Volume 588, April 2016
|Number of page(s)||13|
|Published online||25 March 2016|
Comparison of absolute gain photometric calibration between Planck/HFI and Herschel/SPIRE at 545 and 857 GHz
1 Institut d’Astrophysique Spatiale (IAS), CNRS (UMR 8617), Université Paris-Sud 11, Bât. 121, 91405 Orsay, France
2 Aix Marseille Université, CNRS, LAM (Laboratoire d’Astrophysique de Marseille) UMR 7326, 13388 Marseille, France
3 Canadian Institute for Theoretical Astrophysics, University of Toronto, 60 St. George Street, Toronto, ON M5S 3H8, Canada
4 NASA Herschel Science Center, IPAC, 770 South Wilson Avenue, Pasadena, CA 91125, USA
5 European Space Astronomy Centre (ESAC)/ESA, Villanueva de la Canada, 28691 Madrid, Spain
6 APC, Université Paris 7 Denis Diderot, 10 rue Alice Domon et Léonie Duquet, 75205 Paris Cedex 13, France
7 CNRS, IRAP, 9 Av. Colonel Roche, BP 44346, 31028 Toulouse Cedex 4, France
8 Université de Toulouse, UPS-OMP, IRAP, 31028 Toulouse Cedex 4, France
9 Department of Physics, and Jet Propulsion Laboratory, California Institute of Technology, 4800 Oak Grove Drive, Pasadena, CA, USA
10 School of Physics and Astronomy, Cardiff University, Queens Buildings, The Parade, Cardiff CF24 3AA, UK
11 Department of Physics, Princeton University, Princeton, NJ 08544, USA
12 LESIA, Observatoire de Paris, CNRS, UPMC, Université Paris-Diderot, 5 place J. Janssen, 92195 Meudon, France
13 Laboratoire de l’Accélérateur Linéaire, Université Paris-Sud, CNRS/IN2P3, 91898 Orsay, France
Received: 5 September 2015
Accepted: 21 January 2016
We compare the absolute gain photometric calibration of the Planck/HFI and Herschel/SPIRE instruments on diffuse emission. The absolute calibration of HFI and SPIRE each relies on planet flux measurements and comparison with theoretical far-infrared emission models of planetary atmospheres. We measure the photometric cross calibration between the instruments at two overlapping bands, 545 GHz/500 μm and 857 GHz/350 μm. The SPIRE maps used have been processed in the Herschel Interactive Processing Environment (Version 12) and the HFI data are from the 2015 Public Data Release 2. For our study we used 15 large fields observed with SPIRE, which cover a total of about 120 deg2. We have selected these fields carefully to provide high signal-to-noise ratio, avoid residual systematics in the SPIRE maps, and span a wide range of surface brightness. The HFI maps are bandpass-corrected to match the emission observed by the SPIRE bandpasses. The SPIRE maps are convolved to match the HFI beam and put on a common pixel grid. We measure the cross-calibration relative gain between the instruments using two methods in each field, pixel-to-pixel correlation and angular power spectrum measurements. The SPIRE/HFI relative gains are 1.047 (±0.0069) and 1.003 (±0.0080) at 545 and 857 GHz, respectively, indicating very good agreement between the instruments. These relative gains deviate from unity by much less than the uncertainty of the absolute extended emission calibration, which is about 6.4% and 9.5% for HFI and SPIRE, respectively, but the deviations are comparable to the values 1.4% and 5.5% for HFI and SPIRE if the uncertainty from models of the common calibrator can be discounted. Of the 5.5% uncertainty for SPIRE, 4% arises from the uncertainty of the effective beam solid angle, which impacts the adopted SPIRE point source to extended source unit conversion factor, highlighting that as a focus for refinement.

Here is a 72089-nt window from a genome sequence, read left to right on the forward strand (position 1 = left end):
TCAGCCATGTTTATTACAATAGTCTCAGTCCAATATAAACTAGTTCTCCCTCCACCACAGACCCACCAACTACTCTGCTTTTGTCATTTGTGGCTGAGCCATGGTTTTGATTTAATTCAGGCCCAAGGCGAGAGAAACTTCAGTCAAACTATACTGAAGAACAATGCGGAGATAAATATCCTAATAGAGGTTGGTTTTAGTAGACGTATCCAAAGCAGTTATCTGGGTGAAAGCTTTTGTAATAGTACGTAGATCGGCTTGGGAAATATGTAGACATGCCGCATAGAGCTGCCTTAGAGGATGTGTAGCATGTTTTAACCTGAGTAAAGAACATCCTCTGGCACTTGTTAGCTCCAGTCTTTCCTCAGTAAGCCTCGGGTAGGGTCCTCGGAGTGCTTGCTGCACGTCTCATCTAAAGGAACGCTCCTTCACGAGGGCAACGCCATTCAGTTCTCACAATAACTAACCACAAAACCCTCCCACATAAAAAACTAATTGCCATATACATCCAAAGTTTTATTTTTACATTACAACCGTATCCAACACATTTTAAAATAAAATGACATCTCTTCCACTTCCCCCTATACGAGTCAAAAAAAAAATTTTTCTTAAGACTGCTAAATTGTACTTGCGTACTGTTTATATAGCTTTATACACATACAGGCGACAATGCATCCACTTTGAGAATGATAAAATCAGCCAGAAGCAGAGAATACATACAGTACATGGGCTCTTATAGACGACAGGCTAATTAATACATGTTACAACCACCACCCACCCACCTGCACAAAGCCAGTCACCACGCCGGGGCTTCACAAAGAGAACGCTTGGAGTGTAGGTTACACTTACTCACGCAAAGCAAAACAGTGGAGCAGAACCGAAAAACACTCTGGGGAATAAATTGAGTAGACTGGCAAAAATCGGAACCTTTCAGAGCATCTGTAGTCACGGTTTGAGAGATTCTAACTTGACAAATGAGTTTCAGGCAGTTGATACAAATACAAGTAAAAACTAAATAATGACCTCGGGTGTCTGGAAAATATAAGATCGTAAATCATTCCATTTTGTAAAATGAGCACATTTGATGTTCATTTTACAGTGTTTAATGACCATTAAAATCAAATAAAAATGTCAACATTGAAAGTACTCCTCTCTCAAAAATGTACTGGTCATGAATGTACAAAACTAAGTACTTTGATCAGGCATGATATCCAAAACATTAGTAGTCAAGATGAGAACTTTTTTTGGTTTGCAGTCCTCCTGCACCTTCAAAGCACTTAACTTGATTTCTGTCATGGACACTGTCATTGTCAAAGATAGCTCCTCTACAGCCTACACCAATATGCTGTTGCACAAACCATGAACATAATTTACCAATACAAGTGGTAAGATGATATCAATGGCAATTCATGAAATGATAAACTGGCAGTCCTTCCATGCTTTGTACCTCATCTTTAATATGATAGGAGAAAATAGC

Key words: methods: data analysis
© ESO, 2016
Current usage metrics show cumulative count of Article Views (full-text article views including HTML views, PDF and ePub downloads, according to the available data) and Abstracts Views on Vision4Press platform.
Data correspond to usage on the plateform after 2015. The current usage metrics is available 48-96 hours after online publication and is updated daily on week days.
Initial download of the metrics may take a while.